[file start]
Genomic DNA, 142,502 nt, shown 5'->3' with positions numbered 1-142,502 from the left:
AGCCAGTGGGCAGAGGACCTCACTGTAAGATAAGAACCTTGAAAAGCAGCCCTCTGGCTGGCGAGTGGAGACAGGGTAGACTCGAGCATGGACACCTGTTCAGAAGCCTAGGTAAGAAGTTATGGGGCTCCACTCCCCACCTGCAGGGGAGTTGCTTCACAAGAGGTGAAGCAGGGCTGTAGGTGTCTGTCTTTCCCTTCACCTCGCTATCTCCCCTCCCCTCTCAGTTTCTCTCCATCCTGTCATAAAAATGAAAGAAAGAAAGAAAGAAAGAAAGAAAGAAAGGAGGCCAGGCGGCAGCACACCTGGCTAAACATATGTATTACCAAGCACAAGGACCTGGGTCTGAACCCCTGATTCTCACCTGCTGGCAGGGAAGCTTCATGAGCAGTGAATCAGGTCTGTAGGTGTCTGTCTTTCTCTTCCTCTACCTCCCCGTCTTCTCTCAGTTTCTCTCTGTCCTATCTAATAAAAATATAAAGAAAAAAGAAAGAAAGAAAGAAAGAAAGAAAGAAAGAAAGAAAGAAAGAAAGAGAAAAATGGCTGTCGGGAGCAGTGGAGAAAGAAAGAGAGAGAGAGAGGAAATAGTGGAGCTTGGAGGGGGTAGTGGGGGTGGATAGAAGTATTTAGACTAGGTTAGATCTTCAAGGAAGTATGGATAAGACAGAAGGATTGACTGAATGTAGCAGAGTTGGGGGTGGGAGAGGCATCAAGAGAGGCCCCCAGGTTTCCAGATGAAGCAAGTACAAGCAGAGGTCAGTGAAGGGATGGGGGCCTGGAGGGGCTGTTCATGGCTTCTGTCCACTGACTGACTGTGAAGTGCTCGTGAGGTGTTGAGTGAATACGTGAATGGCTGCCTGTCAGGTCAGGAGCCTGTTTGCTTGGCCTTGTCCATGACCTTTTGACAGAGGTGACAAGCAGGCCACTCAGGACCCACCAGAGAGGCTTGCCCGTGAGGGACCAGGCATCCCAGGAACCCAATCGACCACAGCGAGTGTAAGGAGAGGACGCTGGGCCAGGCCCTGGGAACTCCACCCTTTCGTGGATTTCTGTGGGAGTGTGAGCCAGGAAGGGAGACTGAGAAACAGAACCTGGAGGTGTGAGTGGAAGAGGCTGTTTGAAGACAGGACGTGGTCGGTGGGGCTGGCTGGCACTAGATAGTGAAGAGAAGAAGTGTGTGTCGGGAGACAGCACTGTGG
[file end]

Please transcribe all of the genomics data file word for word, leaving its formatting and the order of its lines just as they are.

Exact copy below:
Genomic DNA, 142,502 nt, shown 5'->3' with positions numbered 1-142,502 from the left:
AGCCAGTGGGCAGAGGACCTCACTGTAAGATAAGAACCTTGAAAAGCAGCCCTCTGGCTGGCGAGTGGAGACAGGGTAGACTCGAGCATGGACACCTGTTCAGAAGCCTAGGTAAGAAGTTATGGGGCTCCACTCCCCACCTGCAGGGGAGTTGCTTCACAAGAGGTGAAGCAGGGCTGTAGGTGTCTGTCTTTCCCTTCACCTCGCTATCTCCCCTCCCCTCTCAGTTTCTCTCCATCCTGTCATAAAAATGAAAGAAAGAAAGAAAGAAAGAAAGAAAGAAAGGAGGCCAGGCGGCAGCACACCTGGCTAAACATATGTATTACCAAGCACAAGGACCTGGGTCTGAACCCCTGATTCTCACCTGCTGGCAGGGAAGCTTCATGAGCAGTGAATCAGGTCTGTAGGTGTCTGTCTTTCTCTTCCTCTACCTCCCCGTCTTCTCTCAGTTTCTCTCTGTCCTATCTAATAAAAATATAAAGAAAAAAGAAAGAAAGAAAGAAAGAAAGAAAGAAAGAAAGAAAGAAAGAAAGAGAAAAATGGCTGTCGGGAGCAGTGGAGAAAGAAAGAGAGAGAGAGAGGAAATAGTGGAGCTTGGAGGGGGTAGTGGGGGTGGATAGAAGTATTTAGACTAGGTTAGATCTTCAAGGAAGTATGGATAAGACAGAAGGATTGACTGAATGTAGCAGAGTTGGGGGTGGGAGAGGCATCAAGAGAGGCCCCCAGGTTTCCAGATGAAGCAAGTACAAGCAGAGGTCAGTGAAGGGATGGGGGCCTGGAGGGGCTGTTCATGGCTTCTGTCCACTGACTGACTGTGAAGTGCTCGTGAGGTGTTGAGTGAATACGTGAATGGCTGCCTGTCAGGTCAGGAGCCTGTTTGCTTGGCCTTGTCCATGACCTTTTGACAGAGGTGACAAGCAGGCCACTCAGGACCCACCAGAGAGGCTTGCCCGTGAGGGACCAGGCATCCCAGGAACCCAATCGACCACAGCGAGTGTAAGGAGAGGACGCTGGGCCAGGCCCTGGGAACTCCACCCTTTCGTGGATTTCTGTGGGAGTGTGAGCCAGGAAGGGAGACTGAGAAACAGAACCTGGAGGTGTGAGTGGAAGAGGCTGTTTGAAGACAGGACGTGGTCGGTGGGGCTGGCTGGCACTAGATAGTGAAGAGAAGAAGTGTGTGTCGGGAGACAGCACTGTGG